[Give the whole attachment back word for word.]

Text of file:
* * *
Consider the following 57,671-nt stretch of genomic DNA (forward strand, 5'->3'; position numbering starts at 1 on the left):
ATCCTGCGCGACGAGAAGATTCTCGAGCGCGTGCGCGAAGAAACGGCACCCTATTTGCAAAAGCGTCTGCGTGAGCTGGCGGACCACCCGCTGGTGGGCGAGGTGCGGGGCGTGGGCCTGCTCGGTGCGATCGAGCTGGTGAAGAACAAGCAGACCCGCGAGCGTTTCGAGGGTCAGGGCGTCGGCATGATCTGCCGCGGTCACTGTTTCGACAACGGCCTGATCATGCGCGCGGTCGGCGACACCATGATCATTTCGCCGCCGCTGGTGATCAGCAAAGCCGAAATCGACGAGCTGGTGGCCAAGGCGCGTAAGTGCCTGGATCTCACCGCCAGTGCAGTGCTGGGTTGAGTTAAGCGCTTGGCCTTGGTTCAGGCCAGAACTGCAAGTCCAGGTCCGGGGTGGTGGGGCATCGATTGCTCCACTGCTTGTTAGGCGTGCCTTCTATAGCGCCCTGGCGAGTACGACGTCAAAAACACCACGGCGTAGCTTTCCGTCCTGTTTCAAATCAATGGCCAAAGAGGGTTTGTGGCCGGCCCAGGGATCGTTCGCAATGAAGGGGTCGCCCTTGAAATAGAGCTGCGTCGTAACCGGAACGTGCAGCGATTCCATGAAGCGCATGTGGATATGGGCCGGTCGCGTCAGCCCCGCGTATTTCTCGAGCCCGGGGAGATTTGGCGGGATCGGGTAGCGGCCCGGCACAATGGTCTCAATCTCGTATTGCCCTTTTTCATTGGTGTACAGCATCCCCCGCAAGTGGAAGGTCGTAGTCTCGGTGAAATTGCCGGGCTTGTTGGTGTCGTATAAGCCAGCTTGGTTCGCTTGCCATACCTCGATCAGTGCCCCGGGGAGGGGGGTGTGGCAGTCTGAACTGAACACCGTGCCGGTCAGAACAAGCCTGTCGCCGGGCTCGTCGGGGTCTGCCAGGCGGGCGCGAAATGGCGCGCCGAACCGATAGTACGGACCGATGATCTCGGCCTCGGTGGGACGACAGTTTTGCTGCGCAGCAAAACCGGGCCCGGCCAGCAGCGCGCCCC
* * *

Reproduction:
Consider the following 57,671-nt stretch of genomic DNA (forward strand, 5'->3'; position numbering starts at 1 on the left):
ATCCTGCGCGACGAGAAGATTCTCGAGCGCGTGCGCGAAGAAACGGCACCCTATTTGCAAAAGCGTCTGCGTGAGCTGGCGGACCACCCGCTGGTGGGCGAGGTGCGGGGCGTGGGCCTGCTCGGTGCGATCGAGCTGGTGAAGAACAAGCAGACCCGCGAGCGTTTCGAGGGTCAGGGCGTCGGCATGATCTGCCGCGGTCACTGTTTCGACAACGGCCTGATCATGCGCGCGGTCGGCGACACCATGATCATTTCGCCGCCGCTGGTGATCAGCAAAGCCGAAATCGACGAGCTGGTGGCCAAGGCGCGTAAGTGCCTGGATCTCACCGCCAGTGCAGTGCTGGGTTGAGTTAAGCGCTTGGCCTTGGTTCAGGCCAGAACTGCAAGTCCAGGTCCGGGGTGGTGGGGCATCGATTGCTCCACTGCTTGTTAGGCGTGCCTTCTATAGCGCCCTGGCGAGTACGACGTCAAAAACACCACGGCGTAGCTTTCCGTCCTGTTTCAAATCAATGGCCAAAGAGGGTTTGTGGCCGGCCCAGGGATCGTTCGCAATGAAGGGGTCGCCCTTGAAATAGAGCTGCGTCGTAACCGGAACGTGCAGCGATTCCATGAAGCGCATGTGGATATGGGCCGGTCGCGTCAGCCCCGCGTATTTCTCGAGCCCGGGGAGATTTGGCGGGATCGGGTAGCGGCCCGGCACAATGGTCTCAATCTCGTATTGCCCTTTTTCATTGGTGTACAGCATCCCCCGCAAGTGGAAGGTCGTAGTCTCGGTGAAATTGCCGGGCTTGTTGGTGTCGTATAAGCCAGCTTGGTTCGCTTGCCATACCTCGATCAGTGCCCCGGGGAGGGGGGTGTGGCAGTCTGAACTGAACACCGTGCCGGTCAGAACAAGCCTGTCGCCGGGCTCGTCGGGGTCTGCCAGGCGGGCGCGAAATGGCGCGCCGAACCGATAGTACGGACCGATGATCTCGGCCTCGGTGGGACGACAGTTTTGCTGCGCAGCAAAACCGGGCCCGGCCAGCAGCGCGCCCC